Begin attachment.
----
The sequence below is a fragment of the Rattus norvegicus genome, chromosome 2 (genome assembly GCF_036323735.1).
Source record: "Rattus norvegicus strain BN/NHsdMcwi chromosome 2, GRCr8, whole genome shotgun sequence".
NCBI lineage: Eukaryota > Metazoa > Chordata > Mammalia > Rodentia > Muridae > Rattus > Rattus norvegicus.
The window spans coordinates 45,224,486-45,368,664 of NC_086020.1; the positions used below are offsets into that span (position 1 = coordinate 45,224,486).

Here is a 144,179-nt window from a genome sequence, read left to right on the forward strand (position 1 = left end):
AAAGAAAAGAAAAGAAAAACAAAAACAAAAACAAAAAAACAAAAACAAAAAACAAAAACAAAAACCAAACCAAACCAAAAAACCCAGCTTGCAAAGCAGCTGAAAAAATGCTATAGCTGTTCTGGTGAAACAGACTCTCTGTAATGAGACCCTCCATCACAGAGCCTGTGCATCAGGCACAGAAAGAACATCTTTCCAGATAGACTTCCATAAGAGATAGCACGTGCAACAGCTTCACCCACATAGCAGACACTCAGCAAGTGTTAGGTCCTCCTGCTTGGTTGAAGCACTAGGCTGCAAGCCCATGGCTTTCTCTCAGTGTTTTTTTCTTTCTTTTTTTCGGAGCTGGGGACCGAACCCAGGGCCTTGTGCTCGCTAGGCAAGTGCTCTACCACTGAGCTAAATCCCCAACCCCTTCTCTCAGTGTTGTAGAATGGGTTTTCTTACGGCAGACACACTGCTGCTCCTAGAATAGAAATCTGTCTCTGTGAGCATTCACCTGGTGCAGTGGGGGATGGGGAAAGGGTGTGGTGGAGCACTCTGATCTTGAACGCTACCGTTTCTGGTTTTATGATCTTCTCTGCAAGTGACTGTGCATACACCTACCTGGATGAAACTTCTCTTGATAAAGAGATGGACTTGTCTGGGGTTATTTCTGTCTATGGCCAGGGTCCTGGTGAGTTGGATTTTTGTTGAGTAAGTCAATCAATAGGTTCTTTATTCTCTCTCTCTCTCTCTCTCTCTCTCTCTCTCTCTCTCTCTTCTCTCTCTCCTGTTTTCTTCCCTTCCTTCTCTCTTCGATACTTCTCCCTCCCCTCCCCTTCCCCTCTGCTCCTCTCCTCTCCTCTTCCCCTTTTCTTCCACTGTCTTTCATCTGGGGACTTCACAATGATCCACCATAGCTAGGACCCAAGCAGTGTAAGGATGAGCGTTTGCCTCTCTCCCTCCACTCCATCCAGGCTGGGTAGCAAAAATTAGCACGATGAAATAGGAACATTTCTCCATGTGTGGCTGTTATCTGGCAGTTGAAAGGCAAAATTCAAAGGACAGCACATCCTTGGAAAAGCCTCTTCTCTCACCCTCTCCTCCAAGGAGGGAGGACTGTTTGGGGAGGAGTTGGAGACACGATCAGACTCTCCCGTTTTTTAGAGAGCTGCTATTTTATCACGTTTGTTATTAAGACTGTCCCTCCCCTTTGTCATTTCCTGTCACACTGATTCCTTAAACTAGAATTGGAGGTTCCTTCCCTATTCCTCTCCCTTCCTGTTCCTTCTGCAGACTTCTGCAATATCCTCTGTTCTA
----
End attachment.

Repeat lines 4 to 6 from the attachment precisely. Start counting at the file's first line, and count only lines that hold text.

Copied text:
The window spans coordinates 45,224,486-45,368,664 of NC_086020.1; the positions used below are offsets into that span (position 1 = coordinate 45,224,486).

Here is a 144,179-nt window from a genome sequence, read left to right on the forward strand (position 1 = left end):
AAAGAAAAGAAAAGAAAAACAAAAACAAAAACAAAAAAACAAAAACAAAAAACAAAAACAAAAACCAAACCAAACCAAAAAACCCAGCTTGCAAAGCAGCTGAAAAAATGCTATAGCTGTTCTGGTGAAACAGACTCTCTGTAATGAGACCCTCCATCACAGAGCCTGTGCATCAGGCACAGAAAGAACATCTTTCCAGATAGACTTCCATAAGAGATAGCACGTGCAACAGCTTCACCCACATAGCAGACACTCAGCAAGTGTTAGGTCCTCCTGCTTGGTTGAAGCACTAGGCTGCAAGCCCATGGCTTTCTCTCAGTGTTTTTTTCTTTCTTTTTTTCGGAGCTGGGGACCGAACCCAGGGCCTTGTGCTCGCTAGGCAAGTGCTCTACCACTGAGCTAAATCCCCAACCCCTTCTCTCAGTGTTGTAGAATGGGTTTTCTTACGGCAGACACACTGCTGCTCCTAGAATAGAAATCTGTCTCTGTGAGCATTCACCTGGTGCAGTGGGGGATGGGGAAAGGGTGTGGTGGAGCACTCTGATCTTGAACGCTACCGTTTCTGGTTTTATGATCTTCTCTGCAAGTGACTGTGCATACACCTACCTGGATGAAACTTCTCTTGATAAAGAGATGGACTTGTCTGGGGTTATTTCTGTCTATGGCCAGGGTCCTGGTGAGTTGGATTTTTGTTGAGTAAGTCAATCAATAGGTTCTTTATTCTCTCTCTCTCTCTCTCTCTCTCTCTCTCTCTCTCTCTCTTCTCTCTCTCCTGTTTTCTTCCCTTCCTTCTCTCTTCGATACTTCTCCCTCCCCTCCCCTTCCCCTCTGCTCCTCTCCTCTCCTCTTCCCCTTTTCTTCCACTGTCTTTCATCTGGGGACTTCACAATGATCCACCATAGCTAGGACCCAAGCAGTGTAAGGATGAGCGTTTGCCTCTCTCCCTCCACTCCATCCAGGCTGGGTAGCAAAAATTAGCACGATGAAATAGGAACATTTCTCCATGTGTGGCTGTTATCTGGCAGTTGAAAGGCAAAATTCAAAGGACAGCACATCCTTGGAAAAGCCTCTTCTCTCACCCTCTCCTCCAAGGAGGGAGGACTGTTTGGGGAGGAGTTGGAGACACGATCAGACTCTCCCGTTTTTTAGAGAGCTGCTATTTTATCACGTTTGTTATTAAGACTGTCCCTCCCCTTTGTCATTTCCTGTCACACTGATTCCTTAAACTAGAATTGGAGGTTCCTTCCCTATTCCTCTCCCTTCCTGTTCCTTCTGCAGACTTCTGCAATATCCTCTGTTCTA